If you imagine the manic laughter of the suicidally brave tragic hero, you might now that the object of the hero’s determination is unachievable, and that the tragic hero’s seeming acceptance of the ‘possibility of impossibility’, is inauthentic self-deception.

Comedy Instead

Though the reader might be justifiably dubious of this argumentation taken as ontological, psychological, or psychoanalytic truth, it sets us up for a strong aesthetic and narrative criticism of tragic heroism: manic and defiant heroism that embraces death centers around a future possibility that can never be phenomenologically realized. Whenever we might wish to consider the before and after in tragic sacrifice, we are denied the possibility of the first person perspective on the after.

What comedy has to offer us instead is a portrayal of the life that ‘slides away, steals away, flees, escapes all those barriers that oppose it’ (Critchley quotes Lacan, 227), the truth of our (the viewers’s) lives that have kept rumbling, tumbling, and bouncing forward, keeping intact in spite of all obstacles. However, Lacan and Critchley are both careful to remind us, it is not the thriving that laughter celebrates, but the cowardly slipping and sliding.

This is deviously elaborated on through the figure of Harpo Marx, a genius Fool and a mute comedian. His muteness, representative of the category of the Fool in drama, is able to ‘speak truth to power’ through its silence. Critchley parallels this muteness with an impenetrability of the face, an inability to be interpreted: he is simultaneously innocent and perverted, vulnerable and menacing, continually running out of our comprehension in his refusal to speak. To go a step further in analyzing Lacan than Critchley himself was inclined to go, consider the ‘Seminar on “The Purloined Letter”’, where a classic Poe detective fiction is deployed to explain three role reversals, all of which correspond to the changing relationship the characters have to a written letter (used for blackmail), that itself represents the Letter, what Lacan calls the symbolic order. Even if we take Lacan with a grain of salt with respect to psychological truth, we can nonetheless better understand the significance of a refusal to speak in Critchley’s argumentation.

Muteness refuses the symbolic order, and defies the viewer’s comprehension of the mute Fool Harpo. The Fool, Critchley seems to suggest, presents a similar relationship between viewer and narrative to the understanding understanding he wants us to find towards finitude itself. When Lacan says that life steals away, Critchley means that finitude itself steals out of our grasp, probably at the same time death itself does.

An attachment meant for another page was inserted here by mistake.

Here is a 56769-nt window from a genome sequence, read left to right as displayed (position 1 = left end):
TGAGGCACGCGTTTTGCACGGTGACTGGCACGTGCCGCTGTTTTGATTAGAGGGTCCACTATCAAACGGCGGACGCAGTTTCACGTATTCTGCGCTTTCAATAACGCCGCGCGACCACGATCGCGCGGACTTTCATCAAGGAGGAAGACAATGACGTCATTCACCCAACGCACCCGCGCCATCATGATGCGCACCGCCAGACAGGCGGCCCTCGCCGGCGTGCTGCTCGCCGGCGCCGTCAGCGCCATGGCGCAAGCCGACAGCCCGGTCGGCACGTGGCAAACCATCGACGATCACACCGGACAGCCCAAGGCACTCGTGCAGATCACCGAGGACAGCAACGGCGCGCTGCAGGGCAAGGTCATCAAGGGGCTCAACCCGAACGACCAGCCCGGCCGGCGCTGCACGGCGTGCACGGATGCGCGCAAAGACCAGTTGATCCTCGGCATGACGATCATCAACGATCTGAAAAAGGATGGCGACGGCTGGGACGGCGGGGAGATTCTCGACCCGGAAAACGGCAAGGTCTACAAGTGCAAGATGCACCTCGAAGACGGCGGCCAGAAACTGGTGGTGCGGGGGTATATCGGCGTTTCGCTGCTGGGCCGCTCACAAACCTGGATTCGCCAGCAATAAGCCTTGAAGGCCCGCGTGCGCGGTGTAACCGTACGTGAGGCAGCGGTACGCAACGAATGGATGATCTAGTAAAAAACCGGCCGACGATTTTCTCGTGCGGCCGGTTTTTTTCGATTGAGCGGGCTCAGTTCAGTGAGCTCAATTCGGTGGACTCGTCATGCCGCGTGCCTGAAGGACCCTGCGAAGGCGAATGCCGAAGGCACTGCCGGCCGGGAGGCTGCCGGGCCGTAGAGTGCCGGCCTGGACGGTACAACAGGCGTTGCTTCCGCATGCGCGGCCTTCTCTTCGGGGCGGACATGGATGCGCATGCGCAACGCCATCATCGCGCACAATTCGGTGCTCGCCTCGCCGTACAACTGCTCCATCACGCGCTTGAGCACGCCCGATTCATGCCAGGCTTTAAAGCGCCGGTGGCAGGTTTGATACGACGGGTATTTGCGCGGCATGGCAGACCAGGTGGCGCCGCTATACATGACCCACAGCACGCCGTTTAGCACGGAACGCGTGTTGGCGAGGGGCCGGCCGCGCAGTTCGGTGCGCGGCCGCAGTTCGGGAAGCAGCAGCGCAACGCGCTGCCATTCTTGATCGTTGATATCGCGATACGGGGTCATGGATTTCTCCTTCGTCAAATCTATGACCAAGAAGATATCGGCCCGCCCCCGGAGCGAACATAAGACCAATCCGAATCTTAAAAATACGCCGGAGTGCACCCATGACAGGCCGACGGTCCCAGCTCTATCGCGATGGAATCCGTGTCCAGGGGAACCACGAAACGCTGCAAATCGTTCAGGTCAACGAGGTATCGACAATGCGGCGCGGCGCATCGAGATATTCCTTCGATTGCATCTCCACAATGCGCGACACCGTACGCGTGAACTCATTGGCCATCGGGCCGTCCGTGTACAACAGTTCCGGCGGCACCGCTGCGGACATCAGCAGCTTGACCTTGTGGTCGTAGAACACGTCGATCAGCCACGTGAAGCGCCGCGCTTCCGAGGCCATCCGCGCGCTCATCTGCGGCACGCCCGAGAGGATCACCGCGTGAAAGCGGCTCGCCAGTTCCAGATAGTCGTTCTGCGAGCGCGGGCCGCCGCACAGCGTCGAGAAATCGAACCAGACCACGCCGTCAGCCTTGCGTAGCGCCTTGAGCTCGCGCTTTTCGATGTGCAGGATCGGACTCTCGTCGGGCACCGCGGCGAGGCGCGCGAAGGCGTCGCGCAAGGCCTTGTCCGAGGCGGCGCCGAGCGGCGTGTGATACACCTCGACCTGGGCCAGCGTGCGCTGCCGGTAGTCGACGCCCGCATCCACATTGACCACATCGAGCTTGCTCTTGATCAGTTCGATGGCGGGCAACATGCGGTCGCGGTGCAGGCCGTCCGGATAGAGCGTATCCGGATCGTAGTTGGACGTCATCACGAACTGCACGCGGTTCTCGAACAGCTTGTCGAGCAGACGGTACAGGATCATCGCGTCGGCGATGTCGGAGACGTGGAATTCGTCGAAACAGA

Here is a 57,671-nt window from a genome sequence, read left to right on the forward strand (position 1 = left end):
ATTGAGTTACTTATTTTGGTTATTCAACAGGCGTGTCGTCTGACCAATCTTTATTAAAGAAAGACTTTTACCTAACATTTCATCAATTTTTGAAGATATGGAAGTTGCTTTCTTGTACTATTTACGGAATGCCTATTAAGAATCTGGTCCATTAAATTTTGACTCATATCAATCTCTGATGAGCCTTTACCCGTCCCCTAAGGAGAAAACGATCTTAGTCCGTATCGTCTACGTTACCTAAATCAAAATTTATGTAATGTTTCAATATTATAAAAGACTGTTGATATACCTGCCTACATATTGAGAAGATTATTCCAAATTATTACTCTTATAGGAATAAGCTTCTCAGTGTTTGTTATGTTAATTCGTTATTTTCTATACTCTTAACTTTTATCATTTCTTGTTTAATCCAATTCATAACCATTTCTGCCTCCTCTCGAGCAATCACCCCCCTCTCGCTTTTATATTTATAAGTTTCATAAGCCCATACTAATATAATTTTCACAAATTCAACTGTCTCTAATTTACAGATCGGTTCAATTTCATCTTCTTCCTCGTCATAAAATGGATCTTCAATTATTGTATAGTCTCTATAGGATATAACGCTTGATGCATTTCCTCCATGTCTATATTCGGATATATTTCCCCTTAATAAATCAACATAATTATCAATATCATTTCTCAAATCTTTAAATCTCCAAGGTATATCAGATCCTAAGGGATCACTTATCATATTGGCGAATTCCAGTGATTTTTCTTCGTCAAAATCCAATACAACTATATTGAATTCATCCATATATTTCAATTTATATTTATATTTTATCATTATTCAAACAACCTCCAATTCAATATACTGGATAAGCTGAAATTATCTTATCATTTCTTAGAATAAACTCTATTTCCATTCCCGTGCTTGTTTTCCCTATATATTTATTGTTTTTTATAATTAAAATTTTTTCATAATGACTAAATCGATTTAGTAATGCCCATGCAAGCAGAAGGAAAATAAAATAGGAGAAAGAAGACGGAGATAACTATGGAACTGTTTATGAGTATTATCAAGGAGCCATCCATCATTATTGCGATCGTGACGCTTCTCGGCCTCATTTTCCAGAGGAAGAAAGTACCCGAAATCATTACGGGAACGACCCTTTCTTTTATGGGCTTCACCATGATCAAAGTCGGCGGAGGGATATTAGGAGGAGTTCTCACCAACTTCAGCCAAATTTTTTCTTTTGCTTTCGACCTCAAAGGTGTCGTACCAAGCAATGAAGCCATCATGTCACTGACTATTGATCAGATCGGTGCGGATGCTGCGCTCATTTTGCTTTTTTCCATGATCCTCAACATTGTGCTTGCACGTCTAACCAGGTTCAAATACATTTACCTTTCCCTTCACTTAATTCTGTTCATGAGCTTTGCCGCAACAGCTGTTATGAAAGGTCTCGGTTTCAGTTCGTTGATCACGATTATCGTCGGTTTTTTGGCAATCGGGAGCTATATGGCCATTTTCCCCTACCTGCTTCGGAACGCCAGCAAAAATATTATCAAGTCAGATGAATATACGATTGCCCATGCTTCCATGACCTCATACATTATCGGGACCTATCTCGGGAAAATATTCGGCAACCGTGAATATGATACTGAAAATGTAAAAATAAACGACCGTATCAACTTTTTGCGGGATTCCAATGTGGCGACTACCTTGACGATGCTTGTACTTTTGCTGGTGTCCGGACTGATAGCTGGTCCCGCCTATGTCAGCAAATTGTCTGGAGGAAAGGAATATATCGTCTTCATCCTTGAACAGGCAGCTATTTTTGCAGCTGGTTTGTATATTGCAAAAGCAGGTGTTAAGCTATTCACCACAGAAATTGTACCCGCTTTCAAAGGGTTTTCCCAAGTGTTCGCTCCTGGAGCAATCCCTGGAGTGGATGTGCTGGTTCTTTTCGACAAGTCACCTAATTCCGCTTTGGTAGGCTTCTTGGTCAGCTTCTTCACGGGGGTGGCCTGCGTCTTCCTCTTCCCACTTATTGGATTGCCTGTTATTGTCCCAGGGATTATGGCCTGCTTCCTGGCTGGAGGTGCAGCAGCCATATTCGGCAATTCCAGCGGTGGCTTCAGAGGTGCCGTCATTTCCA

Comedy and laughter, Critchley suggests, return our attention to the meager and shabby state of our own being, precisely without a frame of reference to put itself in (that is, lacking comprehension of our beginning and end), a moment of humility that is also a huge release. I find it a relief to acknowledge this Socratic truth long obscured by a dogmatic metaphysics/heroism: ‘I am wiser than this man; it is likely that neither of us knows anything worthwhile, but he thinks he knows something when he does not, whereas when I do not know, neither do I think I know; so I am likely to be wiser than he to this small extent, that I do not think I know what I do not know.’ (Plato trans. G.M.A. Grube, Apology, 21d) This is a deeply comedic passage itself, because it combines a noble humility with comical humiliation.

Tragic-Heroic Art

Let us proceed to tragic-heroic visual art. Please consider Francis Bacon’s portrait of Pope Innocent Ⅹ (a study after Diego Velázquez). Bacon’s portraiture is animal, violent, powerful, and entrancing, and this is certainly a part of why Gilles Deleuze chose to write an entire book on him. Of particular interest to us from Francis Bacon: the logic of sensation are the chapters ‘Body, Meat, and Spirit, Becoming-Animal’, and ‘Painting Forces.’

Deleuze says that Bacon’s objective is to ‘dismantle the face, to rediscover the head or make it emerge from beneath the face’. This objective is precisely making the physical body visible from under the existential face, revealing the meat itself that lies beneath the Being that we recognize in front of us. Meat manifests the tragic and terrible physicality of a still living being, the tension between life and function, and death and entropy. ‘The spinal cord is nothing but a sword slipped into the body of an innocent sleeper by an executioner.’ (Deleuze, 23)

The flesh is finite, and the person inhabiting us is left in the piteous state of attempting to grapple with this fact. Bacon is like an older teenager looking at an automobile: armed with the knowledge a bit of sugar in the wrong place can wreck it, but now more disturbed than when he learned this, because he now (knows that he) also has a car, and that there are a bunch of hooligans that seem to enjoy putting sugar in gas tanks.

However, there is something heroic in Bacon’s artwork: the forces that it brings to life. Deleuze titled the eighth chapter of Francis Bacon ‘Painting Forces’ for good reason: Bacon makes forces, energy, and movement visible in his work. Bacon and Deleuze both choose Bacon’s phrase ‘paint the scream’ to represent the force-revealing ethos in his art. The place where the scream makes force visible is the mouth, the meat of the body that emerges from under the face, at the point of contact between being and finitude, the problem-point of being-towards-death. While this is not immediately reminiscent of Heidegger’s freiheit-zum-tode, freedom towards death, they are closely related because they both represent grasping death as a) possible, and b) a source of power.

Deleuze moves right upon the same heroic tension that Critchley explains in Very Little… Almost Nothing: ‘life screams at death, but death is no longer the all-too-visible thing that makes us faint; it is this invisible force that life detects, flushes out, and makes visible through the scream.’ The harmony continues even beyond this: ‘Bacon, no less than Beckett, is one of the artists, who in the name of a very intense life, can call for an even more intense life.’ ‘The same homage should be paid to Bacon as can be paid to Beckett or Kafka… They have given life a new and extremely direct power of laughter.’ This laughter is exactly the manic-heroic-solitary laughter that Critchley points out in tragic heroism.